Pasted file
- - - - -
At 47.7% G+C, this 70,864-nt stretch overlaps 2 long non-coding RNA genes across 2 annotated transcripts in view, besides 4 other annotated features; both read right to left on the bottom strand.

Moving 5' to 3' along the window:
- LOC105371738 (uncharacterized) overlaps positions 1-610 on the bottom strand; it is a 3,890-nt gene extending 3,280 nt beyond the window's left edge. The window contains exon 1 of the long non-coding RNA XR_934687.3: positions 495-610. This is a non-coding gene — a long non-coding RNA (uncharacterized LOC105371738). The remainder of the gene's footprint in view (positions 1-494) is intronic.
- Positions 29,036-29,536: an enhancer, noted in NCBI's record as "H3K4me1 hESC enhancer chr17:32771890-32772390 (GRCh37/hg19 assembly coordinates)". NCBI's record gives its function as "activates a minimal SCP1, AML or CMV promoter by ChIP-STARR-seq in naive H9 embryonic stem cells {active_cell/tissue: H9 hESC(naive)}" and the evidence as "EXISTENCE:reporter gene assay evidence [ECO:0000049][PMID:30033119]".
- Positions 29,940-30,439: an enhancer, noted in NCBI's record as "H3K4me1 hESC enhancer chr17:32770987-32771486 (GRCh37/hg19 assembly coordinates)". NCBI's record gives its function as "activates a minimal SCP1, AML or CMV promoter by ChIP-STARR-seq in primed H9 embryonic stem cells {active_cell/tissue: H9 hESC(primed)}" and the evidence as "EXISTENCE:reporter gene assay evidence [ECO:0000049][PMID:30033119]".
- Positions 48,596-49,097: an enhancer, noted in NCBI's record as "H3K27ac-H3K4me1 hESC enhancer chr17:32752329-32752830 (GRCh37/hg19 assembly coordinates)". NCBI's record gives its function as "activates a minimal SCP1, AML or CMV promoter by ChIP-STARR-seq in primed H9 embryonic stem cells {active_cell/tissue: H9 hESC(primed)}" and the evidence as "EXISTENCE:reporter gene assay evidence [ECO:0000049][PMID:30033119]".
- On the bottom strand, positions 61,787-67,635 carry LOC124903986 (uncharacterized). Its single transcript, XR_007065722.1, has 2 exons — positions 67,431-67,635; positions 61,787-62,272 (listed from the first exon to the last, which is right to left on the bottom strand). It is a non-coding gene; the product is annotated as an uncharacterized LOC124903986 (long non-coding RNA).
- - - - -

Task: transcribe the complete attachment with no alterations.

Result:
At 47.7% G+C, this 70,864-nt stretch overlaps 2 long non-coding RNA genes across 2 annotated transcripts in view, besides 4 other annotated features; both read right to left on the bottom strand.

Moving 5' to 3' along the window:
- LOC105371738 (uncharacterized) overlaps positions 1-610 on the bottom strand; it is a 3,890-nt gene extending 3,280 nt beyond the window's left edge. The window contains exon 1 of the long non-coding RNA XR_934687.3: positions 495-610. This is a non-coding gene — a long non-coding RNA (uncharacterized LOC105371738). The remainder of the gene's footprint in view (positions 1-494) is intronic.
- Positions 29,036-29,536: an enhancer, noted in NCBI's record as "H3K4me1 hESC enhancer chr17:32771890-32772390 (GRCh37/hg19 assembly coordinates)". NCBI's record gives its function as "activates a minimal SCP1, AML or CMV promoter by ChIP-STARR-seq in naive H9 embryonic stem cells {active_cell/tissue: H9 hESC(naive)}" and the evidence as "EXISTENCE:reporter gene assay evidence [ECO:0000049][PMID:30033119]".
- Positions 29,940-30,439: an enhancer, noted in NCBI's record as "H3K4me1 hESC enhancer chr17:32770987-32771486 (GRCh37/hg19 assembly coordinates)". NCBI's record gives its function as "activates a minimal SCP1, AML or CMV promoter by ChIP-STARR-seq in primed H9 embryonic stem cells {active_cell/tissue: H9 hESC(primed)}" and the evidence as "EXISTENCE:reporter gene assay evidence [ECO:0000049][PMID:30033119]".
- Positions 48,596-49,097: an enhancer, noted in NCBI's record as "H3K27ac-H3K4me1 hESC enhancer chr17:32752329-32752830 (GRCh37/hg19 assembly coordinates)". NCBI's record gives its function as "activates a minimal SCP1, AML or CMV promoter by ChIP-STARR-seq in primed H9 embryonic stem cells {active_cell/tissue: H9 hESC(primed)}" and the evidence as "EXISTENCE:reporter gene assay evidence [ECO:0000049][PMID:30033119]".
- On the bottom strand, positions 61,787-67,635 carry LOC124903986 (uncharacterized). Its single transcript, XR_007065722.1, has 2 exons — positions 67,431-67,635; positions 61,787-62,272 (listed from the first exon to the last, which is right to left on the bottom strand). It is a non-coding gene; the product is annotated as an uncharacterized LOC124903986 (long non-coding RNA).